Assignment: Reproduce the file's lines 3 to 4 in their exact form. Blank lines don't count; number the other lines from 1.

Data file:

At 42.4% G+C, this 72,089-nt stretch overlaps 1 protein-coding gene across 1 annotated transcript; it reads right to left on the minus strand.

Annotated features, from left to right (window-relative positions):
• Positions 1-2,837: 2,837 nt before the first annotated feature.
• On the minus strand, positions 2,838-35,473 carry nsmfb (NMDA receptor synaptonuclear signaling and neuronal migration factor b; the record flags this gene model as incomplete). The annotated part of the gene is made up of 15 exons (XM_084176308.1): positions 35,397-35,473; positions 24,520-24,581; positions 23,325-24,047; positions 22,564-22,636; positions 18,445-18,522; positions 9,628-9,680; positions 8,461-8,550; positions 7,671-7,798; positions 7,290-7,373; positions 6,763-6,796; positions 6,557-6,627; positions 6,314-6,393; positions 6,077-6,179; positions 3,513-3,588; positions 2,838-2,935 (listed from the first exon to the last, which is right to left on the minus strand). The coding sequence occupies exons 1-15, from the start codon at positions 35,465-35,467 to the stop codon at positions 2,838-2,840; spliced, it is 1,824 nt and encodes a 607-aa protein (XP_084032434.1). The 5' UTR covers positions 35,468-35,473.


• Positions 1-2,837: 2,837 nt before the first annotated feature.
• On the minus strand, positions 2,838-35,473 carry nsmfb (NMDA receptor synaptonuclear signaling and neuronal migration factor b; the record flags this gene model as incomplete). The annotated part of the gene is made up of 15 exons (XM_084176308.1): positions 35,397-35,473; positions 24,520-24,581; positions 23,325-24,047; positions 22,564-22,636; positions 18,445-18,522; positions 9,628-9,680; positions 8,461-8,550; positions 7,671-7,798; positions 7,290-7,373; positions 6,763-6,796; positions 6,557-6,627; positions 6,314-6,393; positions 6,077-6,179; positions 3,513-3,588; positions 2,838-2,935 (listed from the first exon to the last, which is right to left on the minus strand). The coding sequence occupies exons 1-15, from the start codon at positions 35,465-35,467 to the stop codon at positions 2,838-2,840; spliced, it is 1,824 nt and encodes a 607-aa protein (XP_084032434.1). The 5' UTR covers positions 35,468-35,473.